China-India Deadlock: Indian Air Force Chief Guarantees Readiness ‘To Fight In Short Notice’

Aijaz RahiAP

Addressing Indian Air Force personnel during the 85th Air Force Day, this Sunday, Air Chief Marshal Birender Singh Dhanoa guaranteed that the service was “prepared to fight at short notice”, the Times of India reports.

According to NDTV, Mister Dhanoa added that the service was fully equipped to perform surgical strikes across the border, pending governmental orders. More importantly, the Air Force was prepared to deal with any threat from Pakistan and China in case of a two-front war.

The security of Air Force stations was also said to have been reinforced and is able to fend against conventional and non-conventional threats. It should be noted that several attacks performed by insurgents against Indian military bases during the last few years have caused extensive damage.

This address comes shortly after India faced a serious military and political standoff against China in the region of Doklam. The crisis raised fears of war among the two most populous nations in the world, which are also nuclear powers. Although the situation deescalated, it served as a reminder of the rivalry between Beijing and New Delhi.

Moreover, Mister Dhanoa’s address also reinforced the country’s need to have a complement of 42 combat aircraft squadrons to properly oppose both China and Pakistan at the same time. The Indian Air Force only has 33 of such squadrons.

[Image by Aijaz Rahi/AP Images]Featured image credit: Aijaz RahiAP

The relations between India and its neighbors are historically difficult. Currently, disputes can happen because of territorial matters, like Kashmir and Doklam, but also due to matters of economy and political influence.

With Pakistan and China being allies, the pressure on India increases. This becomes even more important when we observe that the Air Force has a sanctioned combat strength of 40 squadrons, just slightly under the optimal number, and that the current number of aircraft is much lower than that.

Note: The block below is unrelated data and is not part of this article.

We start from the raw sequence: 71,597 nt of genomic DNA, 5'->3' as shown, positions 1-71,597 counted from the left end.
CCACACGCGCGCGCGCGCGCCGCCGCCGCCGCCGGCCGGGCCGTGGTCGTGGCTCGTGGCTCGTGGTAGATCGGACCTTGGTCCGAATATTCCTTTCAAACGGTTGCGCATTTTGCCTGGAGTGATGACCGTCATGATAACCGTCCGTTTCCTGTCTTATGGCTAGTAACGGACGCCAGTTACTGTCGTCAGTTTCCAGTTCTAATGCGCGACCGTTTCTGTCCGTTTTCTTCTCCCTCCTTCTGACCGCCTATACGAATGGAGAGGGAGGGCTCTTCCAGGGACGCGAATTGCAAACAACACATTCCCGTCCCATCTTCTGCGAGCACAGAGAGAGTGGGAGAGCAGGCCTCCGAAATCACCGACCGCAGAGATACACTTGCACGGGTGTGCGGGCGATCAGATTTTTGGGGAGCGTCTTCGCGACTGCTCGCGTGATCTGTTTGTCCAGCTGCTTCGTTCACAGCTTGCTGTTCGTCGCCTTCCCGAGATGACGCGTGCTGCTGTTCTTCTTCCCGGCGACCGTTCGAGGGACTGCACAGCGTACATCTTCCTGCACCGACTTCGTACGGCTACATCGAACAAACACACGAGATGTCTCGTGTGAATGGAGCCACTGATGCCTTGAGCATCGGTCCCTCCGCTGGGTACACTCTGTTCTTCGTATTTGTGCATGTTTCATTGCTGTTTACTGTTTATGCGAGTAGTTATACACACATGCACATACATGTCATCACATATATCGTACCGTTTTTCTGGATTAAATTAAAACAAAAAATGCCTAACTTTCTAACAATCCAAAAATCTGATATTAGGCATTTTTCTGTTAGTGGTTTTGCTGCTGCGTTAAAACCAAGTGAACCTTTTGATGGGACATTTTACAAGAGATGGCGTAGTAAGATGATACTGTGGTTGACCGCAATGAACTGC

Furthermore, Beijing has been developing new fighter aircraft, and deploying them in large numbers, while also helping Islamabad with their own modernization programs. New Delhi has lagged behind in this area.

This does not mean that the current Indian Air Force should be underestimated, though. It is equipped with around 230 Sukhoi Su-30 MKI, large and versatile jet fighters which have been modified to use most weapons in the Indian arsenal.

However, most of the remaining fleet is composed of older airplanes which are getting long in their teeth, like the Mikoyan MiG-21, the Mikoyan MiG-27 and the SEPECAT Jaguar. These aircraft need to be replaced in the next decade, at most, and their substitutes also need to be numerous enough to fill the fighter gap.

Back in 2012, India closed the Medium Multi-Role Combat Aircraft competition, which aimed at choosing a model among the best jet fighters in the world to equip the Air Force with 136 units. Although the French Dassault Rafale won the competition, the acquisition never happened. Recently, New Delhi decided to buy 36 of these airplanes through a different tender, but this number is far from being enough.

India is also trying to bolster its naval air component, which is currently equipped with MiG-29K jet fighters. These Russia-made airplanes have been a disappointment for India, and the country is now looking for newer models.

This front may lead India to buy American fighters for the first time, as the Boeing F/A-18E/F Super Hornet is a favorite. Although unlikely, there is even the expectation that the model may end up equipping the Air Force along with the Navy.

But, for the most part, these approaches aim at acquiring larger fighters, while India may actually need smaller and simpler airplanes to form the bulk of the fighter force.

The development of the native HAL Tejas light fighter has been going on since the 1980s, but the aircraft only flew in the last decade, entering limited service in early 2015. A small airplane with a delta wing, the Tejas has limited capabilities in its current form, and a planned version for the Navy was rejected due to being overweight.

Future versions of the Tejas are expected to have improved capabilities and performance. In total, the Indian Air Force expects to acquire over 100 of such aircraft, but they won’t be enough to address the fighter gap, so other projects are in order.

Maybe the most surprising is the outstanding request for 114 foreign single-engine light fighters. This competition, worth $18 billion, should produce results within a five year timespan, Defense News reports.

The aircraft currently under scrutiny are the American Lockheed-Martin F-16V Viper and the Swedish Saab JAS-39E Gripen. Both companies are working with Indian partners as the program intends for the majority of the airframes to be built in India. This would be a boost to local firms.

Together, both single-engine fighter programs, plus the acquisition of the Rafales and additional Su-30s, should help mitigate the fighter gap. This goes in line with Birender Singh Dhanoa’s address, as he also stated that India is seeking new multi-spectrum capabilities in order to maintain its defense.

[Featured Image by Aijaz Rahi/AP Images]